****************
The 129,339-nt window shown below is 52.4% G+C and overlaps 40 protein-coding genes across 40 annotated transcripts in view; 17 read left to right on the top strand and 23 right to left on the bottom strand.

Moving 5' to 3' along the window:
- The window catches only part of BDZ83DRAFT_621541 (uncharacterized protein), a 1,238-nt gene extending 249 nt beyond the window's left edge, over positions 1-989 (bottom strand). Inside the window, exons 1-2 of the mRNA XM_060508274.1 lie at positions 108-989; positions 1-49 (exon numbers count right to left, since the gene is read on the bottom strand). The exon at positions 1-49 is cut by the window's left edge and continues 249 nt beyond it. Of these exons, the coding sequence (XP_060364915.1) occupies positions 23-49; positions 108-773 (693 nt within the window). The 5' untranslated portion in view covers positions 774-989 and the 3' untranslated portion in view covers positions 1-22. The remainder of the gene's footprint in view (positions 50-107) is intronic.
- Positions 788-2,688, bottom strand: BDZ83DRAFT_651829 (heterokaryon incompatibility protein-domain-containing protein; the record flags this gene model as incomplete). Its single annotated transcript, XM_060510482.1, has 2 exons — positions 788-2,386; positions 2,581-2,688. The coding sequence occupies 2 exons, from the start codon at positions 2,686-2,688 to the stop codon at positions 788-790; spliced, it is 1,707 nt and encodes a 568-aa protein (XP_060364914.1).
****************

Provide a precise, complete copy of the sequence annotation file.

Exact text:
The 129,339-nt window shown below is 52.4% G+C and overlaps 40 protein-coding genes across 40 annotated transcripts in view; 17 read left to right on the top strand and 23 right to left on the bottom strand.

Moving 5' to 3' along the window:
- The window catches only part of BDZ83DRAFT_621541 (uncharacterized protein), a 1,238-nt gene extending 249 nt beyond the window's left edge, over positions 1-989 (bottom strand). Inside the window, exons 1-2 of the mRNA XM_060508274.1 lie at positions 108-989; positions 1-49 (exon numbers count right to left, since the gene is read on the bottom strand). The exon at positions 1-49 is cut by the window's left edge and continues 249 nt beyond it. Of these exons, the coding sequence (XP_060364915.1) occupies positions 23-49; positions 108-773 (693 nt within the window). The 5' untranslated portion in view covers positions 774-989 and the 3' untranslated portion in view covers positions 1-22. The remainder of the gene's footprint in view (positions 50-107) is intronic.
- Positions 788-2,688, bottom strand: BDZ83DRAFT_651829 (heterokaryon incompatibility protein-domain-containing protein; the record flags this gene model as incomplete). Its single annotated transcript, XM_060510482.1, has 2 exons — positions 788-2,386; positions 2,581-2,688. The coding sequence occupies 2 exons, from the start codon at positions 2,686-2,688 to the stop codon at positions 788-790; spliced, it is 1,707 nt and encodes a 568-aa protein (XP_060364914.1).